Sitting there at table of four were two of my 1966 classmates – husband and wife – Steve Mattesen and Jean Leach – both of whom I hadn’t seen since our 50th class reunion almost six years ago. And standing by the bar was Mike Gholston, who was one year behind us. (The big guy – a football lineman – who has the white beard in the second photo below.)
We had a great time and the next day, Pat called me (Jim now lives in Portland) and said, “Let’s return to Howell’s and take our wives to dinner!”
We did, which gave Pat and me the opportunity to try Howell’s famous rib-eye steak sandwich with Karen’s homemade potato salad. Our wives opted for a turkey sandwich, and fish and chips. The steak was very good and the potato salad earned its reputation.
Howell’s is a family/neighborhood bar and known for its great breakfasts – they have an extensive menu at reasonable prices. The bar also has specials almost every holiday:
“Join us for Easter Dinner! Glazed pit ham, scalloped potatoes, green beans and a dinner roll for $13.50 – HAPPY EASTER.
July 4th and 5th Special – BBQ Ribs, Potato Salad, Baked Beans, Corn on the Cob – $14.00.”
The bar also hosts events such as karaoke and trivia nights several times per week.
So if in doubt about returning to an old haunt, take it from the three of us: “You can go back!” If you don’t have your own favorite place from years ago, try Howell’s Lounge in Oregon City.
And Speaking of Verdicts….
Another one of my high school classmates from 1966 is Laraine Aughenbaugh McNiece. Larraine was a good student at OCHS, but one who was independent and not afraid to state her opinion even when it was out of the mainstream. She was selected as one of the Girls-of-the-Month and the caption from the yearbook under the second photo reads:
“Individuality – lost in the world of conformity, characterizes October’s Girl-of-the-Month.” #4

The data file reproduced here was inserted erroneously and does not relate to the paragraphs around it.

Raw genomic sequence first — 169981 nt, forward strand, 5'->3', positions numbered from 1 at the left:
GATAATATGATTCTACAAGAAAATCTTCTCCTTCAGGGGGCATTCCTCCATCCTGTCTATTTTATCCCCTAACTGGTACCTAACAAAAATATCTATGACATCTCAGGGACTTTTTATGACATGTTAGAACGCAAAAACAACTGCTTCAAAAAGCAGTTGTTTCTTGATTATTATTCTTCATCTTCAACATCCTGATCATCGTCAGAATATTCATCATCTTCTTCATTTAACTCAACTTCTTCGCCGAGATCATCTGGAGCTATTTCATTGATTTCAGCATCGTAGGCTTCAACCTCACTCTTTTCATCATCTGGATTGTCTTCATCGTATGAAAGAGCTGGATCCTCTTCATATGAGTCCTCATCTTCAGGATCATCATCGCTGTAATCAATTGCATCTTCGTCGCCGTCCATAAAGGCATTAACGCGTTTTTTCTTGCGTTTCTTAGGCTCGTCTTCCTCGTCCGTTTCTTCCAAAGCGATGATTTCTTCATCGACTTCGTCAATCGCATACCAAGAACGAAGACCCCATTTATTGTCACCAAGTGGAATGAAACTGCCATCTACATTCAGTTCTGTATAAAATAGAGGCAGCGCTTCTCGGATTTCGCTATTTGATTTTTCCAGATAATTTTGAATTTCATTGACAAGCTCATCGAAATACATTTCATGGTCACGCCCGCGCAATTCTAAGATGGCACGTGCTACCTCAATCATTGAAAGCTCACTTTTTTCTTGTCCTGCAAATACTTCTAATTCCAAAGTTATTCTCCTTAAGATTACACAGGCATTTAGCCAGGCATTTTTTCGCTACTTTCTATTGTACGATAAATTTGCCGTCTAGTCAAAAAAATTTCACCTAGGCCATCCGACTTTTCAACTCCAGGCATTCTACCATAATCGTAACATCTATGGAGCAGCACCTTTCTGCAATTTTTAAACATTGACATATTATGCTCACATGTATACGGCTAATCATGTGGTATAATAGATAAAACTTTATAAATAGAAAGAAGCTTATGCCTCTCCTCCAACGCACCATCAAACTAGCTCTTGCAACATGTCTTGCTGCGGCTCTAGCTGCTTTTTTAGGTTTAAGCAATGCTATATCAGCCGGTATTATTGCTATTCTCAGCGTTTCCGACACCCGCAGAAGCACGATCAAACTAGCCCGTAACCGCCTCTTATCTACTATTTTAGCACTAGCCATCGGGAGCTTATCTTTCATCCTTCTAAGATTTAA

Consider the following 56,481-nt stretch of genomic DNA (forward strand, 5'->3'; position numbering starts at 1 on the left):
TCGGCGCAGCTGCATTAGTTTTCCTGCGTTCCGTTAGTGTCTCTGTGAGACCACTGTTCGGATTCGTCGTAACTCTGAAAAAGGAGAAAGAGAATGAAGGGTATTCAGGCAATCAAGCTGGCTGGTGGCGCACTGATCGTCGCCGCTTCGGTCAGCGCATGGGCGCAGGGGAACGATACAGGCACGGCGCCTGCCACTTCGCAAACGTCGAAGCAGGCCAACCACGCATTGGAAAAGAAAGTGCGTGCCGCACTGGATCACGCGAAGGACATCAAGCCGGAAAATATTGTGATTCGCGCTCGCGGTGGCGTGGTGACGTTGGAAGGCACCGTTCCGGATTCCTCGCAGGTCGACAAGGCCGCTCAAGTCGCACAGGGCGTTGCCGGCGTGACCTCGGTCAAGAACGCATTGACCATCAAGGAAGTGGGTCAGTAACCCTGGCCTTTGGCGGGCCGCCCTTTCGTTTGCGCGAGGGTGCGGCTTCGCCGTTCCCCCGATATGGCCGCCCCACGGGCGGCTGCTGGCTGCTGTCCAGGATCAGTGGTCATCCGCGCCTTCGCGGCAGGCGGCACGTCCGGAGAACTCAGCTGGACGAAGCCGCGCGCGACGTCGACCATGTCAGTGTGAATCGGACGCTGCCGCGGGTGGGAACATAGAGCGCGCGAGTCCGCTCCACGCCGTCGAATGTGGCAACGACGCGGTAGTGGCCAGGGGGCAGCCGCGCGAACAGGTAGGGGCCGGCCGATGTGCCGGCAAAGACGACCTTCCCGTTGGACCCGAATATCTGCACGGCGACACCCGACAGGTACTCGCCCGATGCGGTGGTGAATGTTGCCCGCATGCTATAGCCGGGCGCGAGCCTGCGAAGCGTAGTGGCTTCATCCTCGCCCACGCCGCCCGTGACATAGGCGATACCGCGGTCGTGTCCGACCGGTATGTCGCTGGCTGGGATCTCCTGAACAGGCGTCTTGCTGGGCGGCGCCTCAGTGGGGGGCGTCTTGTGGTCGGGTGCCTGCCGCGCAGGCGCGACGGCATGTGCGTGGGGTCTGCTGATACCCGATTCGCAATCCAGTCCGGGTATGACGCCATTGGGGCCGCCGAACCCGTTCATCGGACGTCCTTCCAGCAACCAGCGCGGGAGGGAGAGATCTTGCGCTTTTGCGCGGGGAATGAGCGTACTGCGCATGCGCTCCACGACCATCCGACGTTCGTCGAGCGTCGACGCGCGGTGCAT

She was one of the small group from our class that reconnected every ten years to work on our class reunions. She has been a a key contributor to those events over the years. And Laraine has a connection with Howell’s as will be shown below.
Laraine had an outstanding, albeit delayed, legal career as stated in a story in the Portland Tribune dated May 28th 2021 entitled: “Legendary Oregon City municipal judge leaves for South Dakota.”
“McNiece is the immediate past president of the Oregon Municipal Judges Association, but 30 years ago, no one would have predicted her rise to be one of the most respected judges in the state. She started as an attorney in 1990 when she was in her 40s, and worked as a legal secretary before that.”
And Laraine’s connection with Howell’s – not just when she worked as a legal secretary at the Hibbard Caldwell firm across the street? It goes back further as I pointed out when I introduced her along with other members of our Committee at the 50th Reunion. Laraine’s introduction went like this:
“Now many of you don’t know that the only lawyer in our class is Laraine. And not only did Laraine have a good private law practice, but she was appointed Oregon City Municipal Judge and even became the President of the Oregon Municipal Judges Association.
Now there’s a lesson here. When the rest of us were seniors and on Friday nights were going to pep rallies, football games, dances and then eating burgers afterwards, what was Larraine doing?
Well, she was dating older guys and having beers at Howell’s!”
Fortunately, the judge has a great sense of humor and I didn’t have to swear in her courtroom that the above story is true…..
Have a wonderful retirement in South Dakota, Your Honor. You made great friendships in our class and garnered the respect of the Oregon legal community and we all wish you the best. (The photo below was from her City of Oregon City retirement send-off). #5
External Photo Attributions
#1.McNulty & Barry’s Facebook Page: https://www.facebook.com/photo.php?fbid=478103727657587&set=pb.100063738903207.-2207520000..&type=3
#4. Oregon City Class of 1966 High School Yearbook
#5. City of Oregon City Facebook Page: https://www.facebook.com/cityoforegoncity/posts/10157815898102414